On the Frontlines of the Battle for Democracy in China
Jeffrey Wasserstrom in Conversation with on Underreported with Nicholas Lemann from Columbia Global Reports
From the worldwide rise of populism and medical tourism, to Chinese smartphones and Nigerian Cinema—each season on Underreported with Nicholas Lemann we’ll travel to different places and bring you the stories that you aren’t already hearing about, connecting them to the current news at every turn. On this show, we’ll continue the conversations from our books with the journalists who know these stories best.
Jeffrey Wasserstrom’s Vigil represents a rare example of deep historical, cultural, and political context produced on deadline about a major ongoing news event. Drawing on a rich store of knowledge and wisdom, and writing with literary power as well as analytic rigor, Wasserstrom makes us understand the deep roots and the broad significance of the tragedy we see unfolding day by day in Hong Kong.
From the episode:
Jeffrey Wasserstrom: Hong Kong has a long tradition of making fools out of forecasters. But there were people who thought that immediately after the Communist Party took control of Hong Kong—even though in the deal worked out, Hong Kong was supposed to enjoy a high degree of autonomy for fifty years under something called a one country, two systems arrangement that would preserve many of its modes of life—there were people who thought, well, as soon as it becomes part of the People’s Republic of China, there’ll be no more free press, there’ll be no separation of powers, there’ll be no independent courts. And that didn’t happen. A lot of things did continue on.
There were other people who predicted that Hong Kong would somehow sort of be a force to transform China when it became part of the Chinese body politic, and that mainland cities would become more and more like Hong Kong, and ideals of a freer press would percolate over the border. That happened a little bit, and it certainly happened in terms of patterns of leisure and consumption. Chinese cities like Shanghai became much more like Hong Kong when it came to malls, when it came to restaurants, when it came to movie theaters.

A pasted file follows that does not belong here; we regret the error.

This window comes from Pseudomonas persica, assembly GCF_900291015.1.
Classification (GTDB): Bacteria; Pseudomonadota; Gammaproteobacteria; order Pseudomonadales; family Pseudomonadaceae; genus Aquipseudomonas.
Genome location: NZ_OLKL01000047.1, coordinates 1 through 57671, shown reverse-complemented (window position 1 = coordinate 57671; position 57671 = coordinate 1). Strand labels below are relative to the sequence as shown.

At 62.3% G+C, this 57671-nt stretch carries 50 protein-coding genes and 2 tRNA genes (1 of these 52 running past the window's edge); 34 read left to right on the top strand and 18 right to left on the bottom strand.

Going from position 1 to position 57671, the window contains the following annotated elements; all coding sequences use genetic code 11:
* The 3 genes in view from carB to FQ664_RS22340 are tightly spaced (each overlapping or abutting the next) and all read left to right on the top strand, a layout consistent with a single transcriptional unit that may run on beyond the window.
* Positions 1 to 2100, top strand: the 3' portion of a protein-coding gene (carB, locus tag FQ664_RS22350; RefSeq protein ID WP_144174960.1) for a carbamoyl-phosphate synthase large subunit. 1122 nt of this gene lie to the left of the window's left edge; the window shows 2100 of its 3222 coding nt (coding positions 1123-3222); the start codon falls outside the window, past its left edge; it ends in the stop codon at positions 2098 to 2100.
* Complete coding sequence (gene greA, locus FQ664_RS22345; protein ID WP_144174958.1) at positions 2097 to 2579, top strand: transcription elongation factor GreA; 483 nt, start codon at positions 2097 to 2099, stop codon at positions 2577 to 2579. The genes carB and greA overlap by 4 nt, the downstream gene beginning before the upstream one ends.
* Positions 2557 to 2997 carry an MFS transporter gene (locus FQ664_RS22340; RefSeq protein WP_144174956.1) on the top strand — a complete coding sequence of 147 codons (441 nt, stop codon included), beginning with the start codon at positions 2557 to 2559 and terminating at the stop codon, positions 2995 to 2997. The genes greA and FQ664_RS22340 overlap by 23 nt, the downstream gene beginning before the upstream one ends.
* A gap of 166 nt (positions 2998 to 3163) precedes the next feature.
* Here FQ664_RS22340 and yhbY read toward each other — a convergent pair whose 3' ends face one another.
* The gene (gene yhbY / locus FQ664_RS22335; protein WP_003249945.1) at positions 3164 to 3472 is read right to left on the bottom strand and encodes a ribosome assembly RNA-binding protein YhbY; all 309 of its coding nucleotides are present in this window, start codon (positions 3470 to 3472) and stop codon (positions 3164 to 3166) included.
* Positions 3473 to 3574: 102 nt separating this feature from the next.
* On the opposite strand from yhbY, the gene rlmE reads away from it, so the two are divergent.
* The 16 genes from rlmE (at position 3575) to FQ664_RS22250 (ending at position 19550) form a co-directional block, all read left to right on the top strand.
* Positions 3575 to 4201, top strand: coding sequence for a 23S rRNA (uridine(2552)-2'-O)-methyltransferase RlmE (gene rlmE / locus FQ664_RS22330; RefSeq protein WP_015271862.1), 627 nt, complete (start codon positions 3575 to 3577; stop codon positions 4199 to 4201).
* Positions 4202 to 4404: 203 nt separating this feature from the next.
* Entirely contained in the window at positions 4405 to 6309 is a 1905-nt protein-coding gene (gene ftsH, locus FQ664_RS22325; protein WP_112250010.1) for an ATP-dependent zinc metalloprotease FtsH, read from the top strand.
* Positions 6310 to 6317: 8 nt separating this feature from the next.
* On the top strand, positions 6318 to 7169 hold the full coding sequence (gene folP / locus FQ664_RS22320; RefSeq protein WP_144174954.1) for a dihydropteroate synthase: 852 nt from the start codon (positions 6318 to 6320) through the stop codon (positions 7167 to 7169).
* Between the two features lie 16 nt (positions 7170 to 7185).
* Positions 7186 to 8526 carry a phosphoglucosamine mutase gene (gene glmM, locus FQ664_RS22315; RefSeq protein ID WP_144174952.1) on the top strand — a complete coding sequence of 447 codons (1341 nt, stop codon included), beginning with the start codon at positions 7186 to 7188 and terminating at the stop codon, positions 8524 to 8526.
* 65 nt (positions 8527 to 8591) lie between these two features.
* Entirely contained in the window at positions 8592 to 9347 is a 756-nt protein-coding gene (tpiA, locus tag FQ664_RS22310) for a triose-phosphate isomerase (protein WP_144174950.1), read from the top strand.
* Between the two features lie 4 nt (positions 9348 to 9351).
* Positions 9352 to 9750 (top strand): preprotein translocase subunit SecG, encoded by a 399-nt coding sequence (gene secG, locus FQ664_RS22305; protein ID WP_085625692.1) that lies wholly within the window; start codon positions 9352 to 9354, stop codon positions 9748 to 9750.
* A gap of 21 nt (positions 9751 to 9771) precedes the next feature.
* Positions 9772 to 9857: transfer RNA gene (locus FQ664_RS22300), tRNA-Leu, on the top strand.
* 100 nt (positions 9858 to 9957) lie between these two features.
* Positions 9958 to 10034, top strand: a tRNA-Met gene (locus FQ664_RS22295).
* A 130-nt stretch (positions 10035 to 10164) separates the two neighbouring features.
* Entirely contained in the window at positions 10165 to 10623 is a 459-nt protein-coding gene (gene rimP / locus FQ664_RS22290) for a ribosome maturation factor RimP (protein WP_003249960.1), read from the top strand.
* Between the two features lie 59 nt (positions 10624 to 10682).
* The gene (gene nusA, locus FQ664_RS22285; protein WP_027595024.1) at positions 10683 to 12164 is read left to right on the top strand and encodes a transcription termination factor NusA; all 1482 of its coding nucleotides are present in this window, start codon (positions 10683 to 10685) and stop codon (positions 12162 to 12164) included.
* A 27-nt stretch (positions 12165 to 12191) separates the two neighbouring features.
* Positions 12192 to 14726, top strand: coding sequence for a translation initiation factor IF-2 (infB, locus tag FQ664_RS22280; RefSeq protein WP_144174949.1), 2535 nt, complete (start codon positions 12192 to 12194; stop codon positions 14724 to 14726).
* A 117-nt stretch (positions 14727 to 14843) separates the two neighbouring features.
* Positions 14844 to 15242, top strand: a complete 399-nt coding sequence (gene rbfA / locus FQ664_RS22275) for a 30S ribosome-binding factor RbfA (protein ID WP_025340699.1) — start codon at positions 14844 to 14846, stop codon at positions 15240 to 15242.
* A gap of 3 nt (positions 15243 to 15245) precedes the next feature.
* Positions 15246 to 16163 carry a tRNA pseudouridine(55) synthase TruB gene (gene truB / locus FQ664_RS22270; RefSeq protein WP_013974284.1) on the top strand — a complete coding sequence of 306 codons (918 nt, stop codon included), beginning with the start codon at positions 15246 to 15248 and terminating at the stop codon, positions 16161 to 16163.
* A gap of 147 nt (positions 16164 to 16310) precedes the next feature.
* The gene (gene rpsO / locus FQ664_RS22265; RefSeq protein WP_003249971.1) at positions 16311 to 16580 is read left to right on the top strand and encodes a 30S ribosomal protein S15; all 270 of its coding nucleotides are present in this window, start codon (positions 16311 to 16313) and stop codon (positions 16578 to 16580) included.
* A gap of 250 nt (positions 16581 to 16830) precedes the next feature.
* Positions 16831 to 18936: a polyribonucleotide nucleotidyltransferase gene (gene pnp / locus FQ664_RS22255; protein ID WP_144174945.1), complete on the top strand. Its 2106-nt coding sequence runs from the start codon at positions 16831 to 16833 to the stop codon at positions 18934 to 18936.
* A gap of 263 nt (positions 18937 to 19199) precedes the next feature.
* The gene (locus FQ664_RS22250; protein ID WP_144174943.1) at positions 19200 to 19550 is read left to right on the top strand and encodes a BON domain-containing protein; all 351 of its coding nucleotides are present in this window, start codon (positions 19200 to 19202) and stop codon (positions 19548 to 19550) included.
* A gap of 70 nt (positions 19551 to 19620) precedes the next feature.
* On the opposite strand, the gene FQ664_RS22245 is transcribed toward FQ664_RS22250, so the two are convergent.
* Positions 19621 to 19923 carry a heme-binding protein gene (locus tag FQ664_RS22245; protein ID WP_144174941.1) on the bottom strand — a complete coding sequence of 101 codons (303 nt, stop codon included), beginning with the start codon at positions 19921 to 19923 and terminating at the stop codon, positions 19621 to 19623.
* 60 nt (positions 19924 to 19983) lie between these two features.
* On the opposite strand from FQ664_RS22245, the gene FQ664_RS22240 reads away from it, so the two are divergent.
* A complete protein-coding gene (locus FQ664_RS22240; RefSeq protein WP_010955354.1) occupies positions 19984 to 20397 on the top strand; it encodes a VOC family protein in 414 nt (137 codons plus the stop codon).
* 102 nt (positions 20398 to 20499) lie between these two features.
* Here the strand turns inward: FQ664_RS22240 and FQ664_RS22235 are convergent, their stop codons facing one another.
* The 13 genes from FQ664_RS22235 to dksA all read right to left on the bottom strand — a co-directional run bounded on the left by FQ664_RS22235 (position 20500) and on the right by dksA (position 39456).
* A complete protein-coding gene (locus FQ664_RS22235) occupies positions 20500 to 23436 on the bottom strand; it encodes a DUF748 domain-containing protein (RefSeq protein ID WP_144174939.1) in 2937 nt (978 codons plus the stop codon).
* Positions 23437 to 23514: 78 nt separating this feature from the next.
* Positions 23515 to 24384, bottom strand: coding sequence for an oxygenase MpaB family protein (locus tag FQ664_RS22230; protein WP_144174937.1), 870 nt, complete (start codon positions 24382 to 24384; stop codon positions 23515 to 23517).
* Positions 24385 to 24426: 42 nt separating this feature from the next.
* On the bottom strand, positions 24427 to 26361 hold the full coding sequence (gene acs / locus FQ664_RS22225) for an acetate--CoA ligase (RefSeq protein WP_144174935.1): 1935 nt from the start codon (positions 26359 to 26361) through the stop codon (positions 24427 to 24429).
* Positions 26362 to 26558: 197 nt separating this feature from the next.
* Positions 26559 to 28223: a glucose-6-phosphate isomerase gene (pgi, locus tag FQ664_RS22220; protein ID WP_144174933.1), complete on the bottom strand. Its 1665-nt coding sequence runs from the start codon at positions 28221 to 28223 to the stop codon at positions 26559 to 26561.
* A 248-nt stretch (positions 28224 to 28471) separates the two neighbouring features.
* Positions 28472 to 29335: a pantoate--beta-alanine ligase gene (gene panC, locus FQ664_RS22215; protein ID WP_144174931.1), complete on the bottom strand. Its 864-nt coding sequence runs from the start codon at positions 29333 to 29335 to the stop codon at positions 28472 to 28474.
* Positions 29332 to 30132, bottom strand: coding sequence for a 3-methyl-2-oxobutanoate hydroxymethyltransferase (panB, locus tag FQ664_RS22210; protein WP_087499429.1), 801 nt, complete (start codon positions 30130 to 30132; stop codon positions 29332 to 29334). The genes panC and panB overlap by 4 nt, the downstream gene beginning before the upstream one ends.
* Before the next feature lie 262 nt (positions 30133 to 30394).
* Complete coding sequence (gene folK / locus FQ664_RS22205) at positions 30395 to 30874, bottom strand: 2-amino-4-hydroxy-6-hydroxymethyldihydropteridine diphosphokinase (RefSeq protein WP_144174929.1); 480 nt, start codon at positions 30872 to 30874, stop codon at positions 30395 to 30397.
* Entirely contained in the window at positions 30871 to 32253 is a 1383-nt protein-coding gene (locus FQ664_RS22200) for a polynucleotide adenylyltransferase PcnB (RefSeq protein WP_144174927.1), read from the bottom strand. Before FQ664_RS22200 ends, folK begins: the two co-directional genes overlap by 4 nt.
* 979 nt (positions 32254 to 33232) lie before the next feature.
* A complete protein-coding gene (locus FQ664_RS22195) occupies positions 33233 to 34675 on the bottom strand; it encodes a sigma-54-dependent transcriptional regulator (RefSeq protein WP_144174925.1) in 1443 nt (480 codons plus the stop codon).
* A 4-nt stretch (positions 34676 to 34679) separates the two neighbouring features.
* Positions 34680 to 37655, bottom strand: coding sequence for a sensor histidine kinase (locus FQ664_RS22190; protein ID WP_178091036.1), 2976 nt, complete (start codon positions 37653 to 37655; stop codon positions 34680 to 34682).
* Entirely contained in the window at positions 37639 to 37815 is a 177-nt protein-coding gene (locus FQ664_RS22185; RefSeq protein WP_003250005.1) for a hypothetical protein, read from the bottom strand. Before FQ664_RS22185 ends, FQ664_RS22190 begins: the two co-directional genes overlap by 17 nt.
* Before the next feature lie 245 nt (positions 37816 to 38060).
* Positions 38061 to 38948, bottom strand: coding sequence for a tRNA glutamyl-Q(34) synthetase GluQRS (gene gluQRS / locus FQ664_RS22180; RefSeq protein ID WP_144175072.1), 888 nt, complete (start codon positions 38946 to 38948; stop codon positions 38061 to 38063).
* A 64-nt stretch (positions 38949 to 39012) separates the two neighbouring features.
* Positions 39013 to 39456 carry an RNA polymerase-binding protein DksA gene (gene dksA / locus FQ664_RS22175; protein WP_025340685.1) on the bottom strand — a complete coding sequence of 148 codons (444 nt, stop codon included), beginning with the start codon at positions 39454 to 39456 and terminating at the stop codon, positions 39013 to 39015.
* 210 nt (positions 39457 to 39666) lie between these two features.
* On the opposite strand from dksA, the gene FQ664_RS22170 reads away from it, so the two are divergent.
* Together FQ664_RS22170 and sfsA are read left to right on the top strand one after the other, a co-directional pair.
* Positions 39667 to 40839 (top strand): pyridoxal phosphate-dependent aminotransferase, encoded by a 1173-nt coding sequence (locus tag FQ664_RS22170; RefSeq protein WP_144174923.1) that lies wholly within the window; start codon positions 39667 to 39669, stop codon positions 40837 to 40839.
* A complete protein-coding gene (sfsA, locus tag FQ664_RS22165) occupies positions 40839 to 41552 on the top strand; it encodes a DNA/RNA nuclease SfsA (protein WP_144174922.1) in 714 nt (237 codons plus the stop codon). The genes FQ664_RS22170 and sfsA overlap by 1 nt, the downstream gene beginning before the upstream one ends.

But there certainly wasn’t a move toward the press in a city like Shanghai becoming like the press in Hong Kong. Hong Kong newspapers can make fun of the person in charge of the city and can in fact make fun of the person in charge of the People’s Republic of China, and no mainland city has newspapers like that. So, something more complicated happened, which was a little bit of each of those things, but neither of the dire predictions nor hopeful predictions proved correct.
Nicholas Lemann: Did you think at the time that China itself was going to keep moving in a Western, liberalizing direction?
Jeffrey Wasserstrom: I never bought into the idea that there was going to be a convergence of systems between China and the West. This was popular around the end of the Cold War when these dramatic changes happened in the Soviet bloc, and also when people had seen authoritarian states like South Korea, as they got big middle classes, turn into something more like a liberal democracy.
But I did fall into the trap, perhaps, of thinking that China was moving, in the late 1990s and early 2000s, to becoming a somewhat more tolerant place. Certainly a less hard authoritarian place, perhaps still authoritarian but something different, but something softer. And then after 2008, the move has been in the other direction. In the late 1990s and early 2000s when I would go to China, the mainland cities, I’d go into a bookstore. Could I buy more books than the last time I was there on edgy topics? And the answer was usually yes. Were there more subjects that people were willing to talk about? And the answer was yes. Since 2008, when I’ve gone back periodically, I’ve never felt that compared to the year before things are freer. I’ve always felt that they’re more tightly controlled.
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Jeffrey Wasserstrom is Chancellor’s Professor of History at UC Irvine, where he holds a courtesy appointment in Law and Literary Journalism. He is the author of five previous books, including China in the 21st Century: What Everyone Needs to Know (co-authored by Maura Elizabeth Cunningham) and Eight Juxtapositions: China through Imperfect Analogies from Mark Twain to Manchukuo. His most recent edited volume is The Oxford Illustrated History of Modern China. He writes for leading academic journals and contributes to the New York Times, the Times Literary Supplement, the Atlantic and the Los Angeles Review of Books. He is an adviser to the Hong Kong International Literary Festival and a former member of the Board of Directors of the National Committee on U.S.-China Relations.